Wigneswaran said that at the meeting, the issue over the military presence in the north including on private land being occupied by the army, was discussed.
At the meeting Wigneswaran had said that the Tamils were concerned over comments made by the new Government that the army will not be immediately withdrawn from the north.
Wigneswaran and Swire had also discussed the March session of the UN Human Rights Council where a report on Sri Lanka is to be submitted.
Swire, who arrived in Sri Lanka yesterday, is paying a second visit to Sri Lanka which comes shortly after the formation of a new government.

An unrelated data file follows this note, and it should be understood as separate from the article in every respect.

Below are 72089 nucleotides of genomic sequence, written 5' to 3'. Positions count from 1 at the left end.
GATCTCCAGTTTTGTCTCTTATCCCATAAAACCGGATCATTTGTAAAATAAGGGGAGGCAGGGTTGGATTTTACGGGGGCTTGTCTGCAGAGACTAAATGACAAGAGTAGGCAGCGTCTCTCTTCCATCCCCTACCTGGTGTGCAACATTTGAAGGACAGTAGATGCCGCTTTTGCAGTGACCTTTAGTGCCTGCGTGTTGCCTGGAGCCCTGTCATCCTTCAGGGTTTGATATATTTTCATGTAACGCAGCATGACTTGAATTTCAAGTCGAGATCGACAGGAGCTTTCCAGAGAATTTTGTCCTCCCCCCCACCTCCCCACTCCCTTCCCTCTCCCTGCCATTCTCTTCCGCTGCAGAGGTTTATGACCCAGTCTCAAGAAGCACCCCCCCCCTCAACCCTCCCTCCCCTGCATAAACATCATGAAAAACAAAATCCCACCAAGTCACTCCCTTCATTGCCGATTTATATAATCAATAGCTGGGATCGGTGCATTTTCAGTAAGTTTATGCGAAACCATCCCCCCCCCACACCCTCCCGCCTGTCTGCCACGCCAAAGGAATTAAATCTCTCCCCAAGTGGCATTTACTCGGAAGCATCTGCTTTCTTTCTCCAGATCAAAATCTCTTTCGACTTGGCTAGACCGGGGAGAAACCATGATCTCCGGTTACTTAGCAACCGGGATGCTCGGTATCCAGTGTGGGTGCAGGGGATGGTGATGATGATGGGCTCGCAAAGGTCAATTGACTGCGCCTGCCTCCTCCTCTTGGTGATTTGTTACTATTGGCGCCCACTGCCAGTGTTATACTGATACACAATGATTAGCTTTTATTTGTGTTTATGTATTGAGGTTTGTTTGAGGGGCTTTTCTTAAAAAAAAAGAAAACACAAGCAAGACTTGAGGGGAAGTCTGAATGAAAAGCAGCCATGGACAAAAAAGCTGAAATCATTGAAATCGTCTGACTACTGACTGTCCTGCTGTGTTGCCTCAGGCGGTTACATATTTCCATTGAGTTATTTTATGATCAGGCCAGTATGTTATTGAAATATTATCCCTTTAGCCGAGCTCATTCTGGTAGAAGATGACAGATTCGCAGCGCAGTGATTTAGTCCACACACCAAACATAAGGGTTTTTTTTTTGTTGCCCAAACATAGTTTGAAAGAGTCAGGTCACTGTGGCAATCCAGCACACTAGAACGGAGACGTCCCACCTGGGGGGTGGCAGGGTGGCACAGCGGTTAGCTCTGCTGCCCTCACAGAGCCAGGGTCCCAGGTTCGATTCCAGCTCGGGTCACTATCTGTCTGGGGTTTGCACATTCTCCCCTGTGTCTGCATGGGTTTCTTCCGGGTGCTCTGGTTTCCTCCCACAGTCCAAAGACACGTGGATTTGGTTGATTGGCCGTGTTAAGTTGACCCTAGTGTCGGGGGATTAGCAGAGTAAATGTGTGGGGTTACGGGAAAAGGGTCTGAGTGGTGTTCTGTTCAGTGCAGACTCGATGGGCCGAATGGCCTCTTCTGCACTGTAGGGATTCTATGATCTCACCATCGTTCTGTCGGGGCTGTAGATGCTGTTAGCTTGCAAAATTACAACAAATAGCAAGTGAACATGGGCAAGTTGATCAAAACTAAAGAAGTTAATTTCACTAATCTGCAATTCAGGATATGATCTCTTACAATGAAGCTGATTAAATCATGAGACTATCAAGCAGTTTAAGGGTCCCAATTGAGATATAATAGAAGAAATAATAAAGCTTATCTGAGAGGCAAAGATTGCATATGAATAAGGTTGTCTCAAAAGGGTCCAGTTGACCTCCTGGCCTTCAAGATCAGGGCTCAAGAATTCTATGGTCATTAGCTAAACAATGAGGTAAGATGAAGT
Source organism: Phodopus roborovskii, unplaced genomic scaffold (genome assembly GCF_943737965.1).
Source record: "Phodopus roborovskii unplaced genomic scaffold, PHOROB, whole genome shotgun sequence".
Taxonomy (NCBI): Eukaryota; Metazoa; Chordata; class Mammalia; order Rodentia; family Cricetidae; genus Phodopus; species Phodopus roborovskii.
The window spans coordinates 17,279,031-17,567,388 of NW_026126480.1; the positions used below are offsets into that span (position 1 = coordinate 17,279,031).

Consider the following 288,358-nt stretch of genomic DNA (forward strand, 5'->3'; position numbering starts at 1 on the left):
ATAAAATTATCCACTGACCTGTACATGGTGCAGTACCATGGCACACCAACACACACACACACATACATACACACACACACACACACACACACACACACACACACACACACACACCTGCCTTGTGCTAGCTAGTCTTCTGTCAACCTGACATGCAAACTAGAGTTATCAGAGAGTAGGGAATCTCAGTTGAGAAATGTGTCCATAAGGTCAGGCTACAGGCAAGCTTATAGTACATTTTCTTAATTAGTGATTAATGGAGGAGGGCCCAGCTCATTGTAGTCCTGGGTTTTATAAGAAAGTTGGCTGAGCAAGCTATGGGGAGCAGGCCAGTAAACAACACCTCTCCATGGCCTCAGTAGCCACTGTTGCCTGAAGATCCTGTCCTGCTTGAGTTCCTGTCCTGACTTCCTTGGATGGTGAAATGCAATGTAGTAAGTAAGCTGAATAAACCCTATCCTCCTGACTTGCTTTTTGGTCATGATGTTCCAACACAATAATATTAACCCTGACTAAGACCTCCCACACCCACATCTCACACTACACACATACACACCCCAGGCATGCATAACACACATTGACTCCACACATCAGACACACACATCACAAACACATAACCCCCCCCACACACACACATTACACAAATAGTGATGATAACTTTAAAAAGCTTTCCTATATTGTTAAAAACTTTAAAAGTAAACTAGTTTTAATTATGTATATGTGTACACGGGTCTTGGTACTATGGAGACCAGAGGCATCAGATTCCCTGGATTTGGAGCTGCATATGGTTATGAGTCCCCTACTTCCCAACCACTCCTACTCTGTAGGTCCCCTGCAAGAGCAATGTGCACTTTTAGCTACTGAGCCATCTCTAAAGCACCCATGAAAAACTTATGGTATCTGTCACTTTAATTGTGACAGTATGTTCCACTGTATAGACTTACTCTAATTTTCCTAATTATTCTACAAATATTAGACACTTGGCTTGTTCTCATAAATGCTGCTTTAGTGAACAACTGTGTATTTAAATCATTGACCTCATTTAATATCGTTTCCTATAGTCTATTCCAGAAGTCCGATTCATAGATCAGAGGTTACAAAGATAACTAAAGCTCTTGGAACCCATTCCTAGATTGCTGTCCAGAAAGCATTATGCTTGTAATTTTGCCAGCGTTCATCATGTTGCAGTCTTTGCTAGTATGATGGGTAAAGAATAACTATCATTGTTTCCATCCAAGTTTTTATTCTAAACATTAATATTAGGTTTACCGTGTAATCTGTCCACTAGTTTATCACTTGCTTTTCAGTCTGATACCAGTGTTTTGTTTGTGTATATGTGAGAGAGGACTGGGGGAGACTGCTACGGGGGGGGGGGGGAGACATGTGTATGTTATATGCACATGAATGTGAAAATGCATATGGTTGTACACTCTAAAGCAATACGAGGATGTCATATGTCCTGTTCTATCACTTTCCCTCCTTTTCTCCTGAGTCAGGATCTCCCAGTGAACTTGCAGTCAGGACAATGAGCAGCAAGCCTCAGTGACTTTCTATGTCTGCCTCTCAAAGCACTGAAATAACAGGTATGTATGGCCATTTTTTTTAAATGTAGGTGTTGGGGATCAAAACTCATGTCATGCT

As part of a broad visit Swire will call on senior ministers including Prime Minister Ranil Wickremesinghe to discuss the new government’s reform programme and areas of potential co-operation.
“I am delighted to be visiting Sri Lanka again so soon after the recent elections, and welcome the early progress made by President Sirisena towards a more democratic and accountable government,” Swire said with regards to his upcoming visit.
He said that it is encouraging to see such a renewed desire for peace and reconciliation following past instability and the UK will do all it can to support Sri Lanka as it moves towards a brighter future.
Britain has been very vocal on human rights concerns over Sri Lanka and had co-sponsored the resolution at the UN Human Rights Council in Geneva last March calling for an international investigation on the war in Sri Lanka. (Colombo Gazette)